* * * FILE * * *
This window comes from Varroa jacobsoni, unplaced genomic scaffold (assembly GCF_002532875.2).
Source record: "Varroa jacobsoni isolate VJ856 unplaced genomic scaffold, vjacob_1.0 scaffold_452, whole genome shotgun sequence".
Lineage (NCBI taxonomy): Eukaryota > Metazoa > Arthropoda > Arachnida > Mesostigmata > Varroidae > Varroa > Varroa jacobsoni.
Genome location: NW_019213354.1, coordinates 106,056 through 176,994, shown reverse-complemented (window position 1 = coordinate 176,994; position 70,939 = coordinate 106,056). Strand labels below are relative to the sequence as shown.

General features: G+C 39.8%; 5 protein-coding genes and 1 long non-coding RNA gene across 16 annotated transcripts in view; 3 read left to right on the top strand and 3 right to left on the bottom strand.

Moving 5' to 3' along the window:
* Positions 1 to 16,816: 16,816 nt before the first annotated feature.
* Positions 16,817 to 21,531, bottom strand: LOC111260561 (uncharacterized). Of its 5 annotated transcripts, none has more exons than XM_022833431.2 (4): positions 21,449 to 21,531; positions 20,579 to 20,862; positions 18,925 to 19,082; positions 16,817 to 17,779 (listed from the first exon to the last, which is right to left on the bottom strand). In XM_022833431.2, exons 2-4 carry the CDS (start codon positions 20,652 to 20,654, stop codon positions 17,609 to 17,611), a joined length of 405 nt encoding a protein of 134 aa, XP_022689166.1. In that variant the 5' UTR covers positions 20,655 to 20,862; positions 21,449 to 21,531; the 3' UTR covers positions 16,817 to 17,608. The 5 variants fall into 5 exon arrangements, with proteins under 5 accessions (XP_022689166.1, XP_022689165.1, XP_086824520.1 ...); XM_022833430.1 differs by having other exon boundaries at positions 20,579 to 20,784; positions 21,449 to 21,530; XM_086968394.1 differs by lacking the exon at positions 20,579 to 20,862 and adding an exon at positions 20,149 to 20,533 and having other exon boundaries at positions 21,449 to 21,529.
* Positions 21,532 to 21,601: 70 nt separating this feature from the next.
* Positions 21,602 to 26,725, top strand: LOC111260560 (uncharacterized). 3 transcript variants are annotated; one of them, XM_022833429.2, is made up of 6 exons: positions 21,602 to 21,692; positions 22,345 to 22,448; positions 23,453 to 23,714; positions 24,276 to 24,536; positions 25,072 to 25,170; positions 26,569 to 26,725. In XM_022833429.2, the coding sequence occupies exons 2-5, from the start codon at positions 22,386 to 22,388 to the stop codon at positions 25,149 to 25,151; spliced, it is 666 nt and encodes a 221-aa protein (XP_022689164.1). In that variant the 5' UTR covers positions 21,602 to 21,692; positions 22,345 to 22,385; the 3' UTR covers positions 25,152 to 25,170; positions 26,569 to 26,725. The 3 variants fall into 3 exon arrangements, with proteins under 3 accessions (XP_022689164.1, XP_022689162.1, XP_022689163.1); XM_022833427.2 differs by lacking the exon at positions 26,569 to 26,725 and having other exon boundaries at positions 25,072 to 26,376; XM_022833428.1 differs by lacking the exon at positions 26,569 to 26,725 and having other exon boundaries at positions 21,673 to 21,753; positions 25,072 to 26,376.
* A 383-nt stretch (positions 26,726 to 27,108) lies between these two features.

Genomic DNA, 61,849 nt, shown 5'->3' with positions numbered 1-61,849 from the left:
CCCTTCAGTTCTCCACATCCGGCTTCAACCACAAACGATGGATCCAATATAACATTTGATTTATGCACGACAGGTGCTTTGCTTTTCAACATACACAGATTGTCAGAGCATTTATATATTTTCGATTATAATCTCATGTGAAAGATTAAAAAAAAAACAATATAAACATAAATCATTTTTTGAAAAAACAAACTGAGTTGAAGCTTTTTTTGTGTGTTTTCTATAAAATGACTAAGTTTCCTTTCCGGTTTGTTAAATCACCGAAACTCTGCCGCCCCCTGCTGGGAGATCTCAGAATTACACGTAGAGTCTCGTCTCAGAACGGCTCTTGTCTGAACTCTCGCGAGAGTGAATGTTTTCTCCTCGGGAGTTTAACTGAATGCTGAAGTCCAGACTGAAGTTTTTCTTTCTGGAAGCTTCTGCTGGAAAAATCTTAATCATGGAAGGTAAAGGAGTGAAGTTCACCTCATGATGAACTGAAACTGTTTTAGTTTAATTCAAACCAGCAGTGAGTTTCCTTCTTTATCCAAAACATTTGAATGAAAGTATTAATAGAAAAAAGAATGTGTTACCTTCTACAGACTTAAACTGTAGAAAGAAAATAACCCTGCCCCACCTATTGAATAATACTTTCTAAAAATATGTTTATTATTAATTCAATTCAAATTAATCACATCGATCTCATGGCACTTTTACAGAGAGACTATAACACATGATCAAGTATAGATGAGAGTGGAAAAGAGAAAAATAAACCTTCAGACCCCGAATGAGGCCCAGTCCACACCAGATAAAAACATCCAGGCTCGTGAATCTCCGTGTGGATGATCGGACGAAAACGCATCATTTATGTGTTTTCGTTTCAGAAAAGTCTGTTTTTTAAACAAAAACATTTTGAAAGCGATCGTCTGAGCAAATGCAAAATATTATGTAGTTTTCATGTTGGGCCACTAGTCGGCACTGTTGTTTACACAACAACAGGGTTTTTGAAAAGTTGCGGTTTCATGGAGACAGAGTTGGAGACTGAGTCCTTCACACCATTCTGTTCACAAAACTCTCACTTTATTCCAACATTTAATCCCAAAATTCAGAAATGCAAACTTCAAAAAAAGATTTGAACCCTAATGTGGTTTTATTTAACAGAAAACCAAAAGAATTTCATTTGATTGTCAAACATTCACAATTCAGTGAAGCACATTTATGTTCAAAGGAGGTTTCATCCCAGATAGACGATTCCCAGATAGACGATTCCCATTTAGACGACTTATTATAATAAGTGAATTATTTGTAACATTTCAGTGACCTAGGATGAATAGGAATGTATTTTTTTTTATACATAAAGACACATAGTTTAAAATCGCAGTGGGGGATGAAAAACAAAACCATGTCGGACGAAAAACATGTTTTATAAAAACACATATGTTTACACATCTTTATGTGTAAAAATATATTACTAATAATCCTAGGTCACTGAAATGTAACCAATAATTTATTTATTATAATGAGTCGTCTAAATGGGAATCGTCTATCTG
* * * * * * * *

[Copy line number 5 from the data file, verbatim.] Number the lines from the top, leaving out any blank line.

General features: G+C 39.8%; 5 protein-coding genes and 1 long non-coding RNA gene across 16 annotated transcripts in view; 3 read left to right on the top strand and 3 right to left on the bottom strand.